Wednesday, April 09, 2008

The Most Important Programming Language I've Learned

I've programmed in a lot of different languages: BASIC, Pascal, Cobol, Fortran, WSL, C, perl, icon, and more. I've been paid to program in C, perl, Bourne shell, and others, but it turns out that the most important language I learned was one that I picked up on my own, to play with: Scheme.

I'm just learning Javascript now, as part of the next phase of Evergreen development, and it was pretty easy. I just flipped quickly through the first part of the book to get a flavour of the syntax and learn the rules for scoping, and in about thirty minutes, I was ready to get started. The last new language that I learned was Python (which I started working in last year). It took a bit longer to get into Python, because it's a much richer language that Javascript, but it still didn't take long, and Python has become my favourite programming language.

But Scheme is the most important language I learned because so many other languages have adopted some of its core concepts. Modern Perl, Javascript, and Python books all spend a great deal of time talking about "lexical scoping" and what this means for variable access, and how one can define functions inside of functions, and what that all means, and they usually give the same tired example of writing a function that returns a function (usually a function that adds 5 to its argument).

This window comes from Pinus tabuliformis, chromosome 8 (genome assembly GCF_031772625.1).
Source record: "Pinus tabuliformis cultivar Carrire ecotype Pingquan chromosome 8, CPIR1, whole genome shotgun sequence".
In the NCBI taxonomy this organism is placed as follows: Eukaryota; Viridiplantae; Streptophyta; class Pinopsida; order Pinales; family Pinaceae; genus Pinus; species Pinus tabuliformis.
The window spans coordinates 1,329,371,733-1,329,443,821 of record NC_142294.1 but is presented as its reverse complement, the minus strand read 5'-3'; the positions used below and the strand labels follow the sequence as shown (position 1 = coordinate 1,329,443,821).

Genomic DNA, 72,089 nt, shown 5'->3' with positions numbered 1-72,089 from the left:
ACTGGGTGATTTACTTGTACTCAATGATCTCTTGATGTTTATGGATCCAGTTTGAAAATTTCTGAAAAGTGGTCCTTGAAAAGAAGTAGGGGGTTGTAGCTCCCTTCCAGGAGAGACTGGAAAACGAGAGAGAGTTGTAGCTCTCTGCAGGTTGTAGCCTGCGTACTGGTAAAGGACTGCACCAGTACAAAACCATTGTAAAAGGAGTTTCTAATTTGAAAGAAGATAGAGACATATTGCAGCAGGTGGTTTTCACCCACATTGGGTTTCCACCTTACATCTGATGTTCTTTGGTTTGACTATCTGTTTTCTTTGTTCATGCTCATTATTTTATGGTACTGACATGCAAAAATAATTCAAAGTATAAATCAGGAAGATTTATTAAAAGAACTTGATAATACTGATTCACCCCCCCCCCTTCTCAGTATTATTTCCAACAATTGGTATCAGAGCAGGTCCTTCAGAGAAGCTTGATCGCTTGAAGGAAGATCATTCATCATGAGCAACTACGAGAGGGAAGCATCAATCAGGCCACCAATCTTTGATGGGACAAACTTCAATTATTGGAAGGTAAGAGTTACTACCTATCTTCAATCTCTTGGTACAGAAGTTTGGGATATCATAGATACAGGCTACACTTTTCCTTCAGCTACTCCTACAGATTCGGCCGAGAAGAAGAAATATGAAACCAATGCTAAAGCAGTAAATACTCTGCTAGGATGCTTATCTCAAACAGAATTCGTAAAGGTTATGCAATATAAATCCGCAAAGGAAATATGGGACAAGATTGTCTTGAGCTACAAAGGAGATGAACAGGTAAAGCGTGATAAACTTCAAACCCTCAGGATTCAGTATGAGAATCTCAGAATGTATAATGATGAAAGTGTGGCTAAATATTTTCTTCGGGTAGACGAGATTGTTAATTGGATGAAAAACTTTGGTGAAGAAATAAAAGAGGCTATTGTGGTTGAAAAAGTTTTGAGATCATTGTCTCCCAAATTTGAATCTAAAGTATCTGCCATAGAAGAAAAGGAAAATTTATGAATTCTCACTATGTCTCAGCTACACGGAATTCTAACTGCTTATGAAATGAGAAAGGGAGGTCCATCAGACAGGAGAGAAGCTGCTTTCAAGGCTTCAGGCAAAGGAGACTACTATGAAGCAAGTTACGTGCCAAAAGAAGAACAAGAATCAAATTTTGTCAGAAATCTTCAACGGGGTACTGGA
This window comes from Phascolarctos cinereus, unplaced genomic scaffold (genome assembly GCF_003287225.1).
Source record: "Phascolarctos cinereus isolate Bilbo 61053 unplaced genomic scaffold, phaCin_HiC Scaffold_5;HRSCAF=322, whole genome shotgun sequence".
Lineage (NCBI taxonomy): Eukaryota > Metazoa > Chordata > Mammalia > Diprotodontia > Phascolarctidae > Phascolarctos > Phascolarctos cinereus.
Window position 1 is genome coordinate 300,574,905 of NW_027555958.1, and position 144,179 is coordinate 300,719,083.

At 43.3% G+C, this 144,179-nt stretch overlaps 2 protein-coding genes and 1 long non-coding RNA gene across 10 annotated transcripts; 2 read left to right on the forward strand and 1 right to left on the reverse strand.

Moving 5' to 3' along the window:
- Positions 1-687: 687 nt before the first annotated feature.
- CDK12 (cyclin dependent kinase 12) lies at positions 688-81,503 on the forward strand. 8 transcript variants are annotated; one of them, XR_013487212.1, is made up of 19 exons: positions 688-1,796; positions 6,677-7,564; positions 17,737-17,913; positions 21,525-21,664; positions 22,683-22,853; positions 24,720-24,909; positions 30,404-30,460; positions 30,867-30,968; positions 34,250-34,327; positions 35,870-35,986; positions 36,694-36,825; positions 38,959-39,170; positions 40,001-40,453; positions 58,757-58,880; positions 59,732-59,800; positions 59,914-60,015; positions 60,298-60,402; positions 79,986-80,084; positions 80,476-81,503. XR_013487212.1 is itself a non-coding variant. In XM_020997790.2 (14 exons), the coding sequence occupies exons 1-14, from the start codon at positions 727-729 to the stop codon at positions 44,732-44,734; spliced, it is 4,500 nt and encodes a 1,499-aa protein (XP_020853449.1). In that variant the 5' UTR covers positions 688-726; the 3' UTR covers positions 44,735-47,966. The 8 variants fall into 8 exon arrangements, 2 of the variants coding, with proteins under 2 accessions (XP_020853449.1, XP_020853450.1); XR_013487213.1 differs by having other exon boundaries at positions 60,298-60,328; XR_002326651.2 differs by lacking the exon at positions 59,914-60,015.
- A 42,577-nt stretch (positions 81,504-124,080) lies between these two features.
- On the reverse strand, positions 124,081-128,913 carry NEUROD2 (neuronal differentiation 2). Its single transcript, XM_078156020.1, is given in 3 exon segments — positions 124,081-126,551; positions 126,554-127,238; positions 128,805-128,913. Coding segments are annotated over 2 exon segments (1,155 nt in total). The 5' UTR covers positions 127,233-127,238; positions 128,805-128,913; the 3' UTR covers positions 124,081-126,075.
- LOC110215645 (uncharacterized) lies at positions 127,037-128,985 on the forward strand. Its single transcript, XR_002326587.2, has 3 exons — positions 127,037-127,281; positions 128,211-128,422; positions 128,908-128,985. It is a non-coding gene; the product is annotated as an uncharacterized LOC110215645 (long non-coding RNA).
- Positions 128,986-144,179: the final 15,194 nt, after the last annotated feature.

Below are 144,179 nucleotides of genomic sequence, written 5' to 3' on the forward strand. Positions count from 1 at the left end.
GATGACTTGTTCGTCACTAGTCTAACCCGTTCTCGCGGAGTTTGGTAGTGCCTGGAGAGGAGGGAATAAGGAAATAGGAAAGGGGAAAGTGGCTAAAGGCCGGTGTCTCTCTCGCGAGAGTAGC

Yeah.... Like Scheme did back in the '80s (except Scheme calls it "statically scoped"). Everybody keeps reinventing Lisp (and Scheme is just a specialized educational dialect of Lisp), but nobody's managed to do better than Lisp at so many things. The Evergreen guys are regularly doing sexy dynamic function creation stuff without even realizing that they've successfully recreated very-high-level programming methods that Guy Steele considered normal back in the early '80s.

Start by learning Common Lisp or Scheme, do some continuation-passing programming, and after that, everything new is just syntax.


Graham Fawcett said...

David, I agree completely. These days, there are some wonderful Scheme implementations available (PLT Scheme, Chicken) with supportive communities, making it a viable language for application development. (And anyone who's serious about programming should learn enough Scheme to read SICP, even if they never use the language again.)

Also interesting is Clojure, a recent, modern Lisp for the JVM that addresses the library problem that many Lisps suffer, without sacrificing Lisp's advantages. If you haven't played with it yet, I think you'll enjoy it.

Lombardo said...

C is fundamental language and bridge between them allca